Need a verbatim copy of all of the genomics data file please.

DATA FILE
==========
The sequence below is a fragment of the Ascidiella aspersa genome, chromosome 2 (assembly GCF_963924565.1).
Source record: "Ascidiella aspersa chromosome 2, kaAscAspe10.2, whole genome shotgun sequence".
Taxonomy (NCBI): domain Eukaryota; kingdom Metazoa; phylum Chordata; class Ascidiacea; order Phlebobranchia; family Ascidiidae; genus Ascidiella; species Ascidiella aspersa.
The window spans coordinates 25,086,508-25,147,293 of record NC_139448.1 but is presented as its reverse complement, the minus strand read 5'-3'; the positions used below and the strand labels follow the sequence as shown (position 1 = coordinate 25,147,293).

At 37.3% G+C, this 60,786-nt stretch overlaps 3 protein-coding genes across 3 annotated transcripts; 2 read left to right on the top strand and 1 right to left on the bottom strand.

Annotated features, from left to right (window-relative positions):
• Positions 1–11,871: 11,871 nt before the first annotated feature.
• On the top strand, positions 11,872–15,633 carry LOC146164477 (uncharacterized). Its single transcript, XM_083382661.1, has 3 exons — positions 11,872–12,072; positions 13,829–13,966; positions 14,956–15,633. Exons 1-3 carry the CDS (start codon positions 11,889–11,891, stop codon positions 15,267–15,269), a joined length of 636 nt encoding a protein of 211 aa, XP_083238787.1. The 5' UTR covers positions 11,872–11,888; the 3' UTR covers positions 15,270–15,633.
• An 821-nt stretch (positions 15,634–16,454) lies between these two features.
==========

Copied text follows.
The sequence below is a fragment of the Ascidiella aspersa genome, chromosome 2 (assembly GCF_963924565.1).
Source record: "Ascidiella aspersa chromosome 2, kaAscAspe10.2, whole genome shotgun sequence".
Taxonomy (NCBI): domain Eukaryota; kingdom Metazoa; phylum Chordata; class Ascidiacea; order Phlebobranchia; family Ascidiidae; genus Ascidiella; species Ascidiella aspersa.
The window spans coordinates 25,086,508-25,147,293 of record NC_139448.1 but is presented as its reverse complement, the minus strand read 5'-3'; the positions used below and the strand labels follow the sequence as shown (position 1 = coordinate 25,147,293).

At 37.3% G+C, this 60,786-nt stretch overlaps 3 protein-coding genes across 3 annotated transcripts; 2 read left to right on the top strand and 1 right to left on the bottom strand.

Annotated features, from left to right (window-relative positions):
• Positions 1–11,871: 11,871 nt before the first annotated feature.
• On the top strand, positions 11,872–15,633 carry LOC146164477 (uncharacterized). Its single transcript, XM_083382661.1, has 3 exons — positions 11,872–12,072; positions 13,829–13,966; positions 14,956–15,633. Exons 1-3 carry the CDS (start codon positions 11,889–11,891, stop codon positions 15,267–15,269), a joined length of 636 nt encoding a protein of 211 aa, XP_083238787.1. The 5' UTR covers positions 11,872–11,888; the 3' UTR covers positions 15,270–15,633.
• An 821-nt stretch (positions 15,634–16,454) lies between these two features.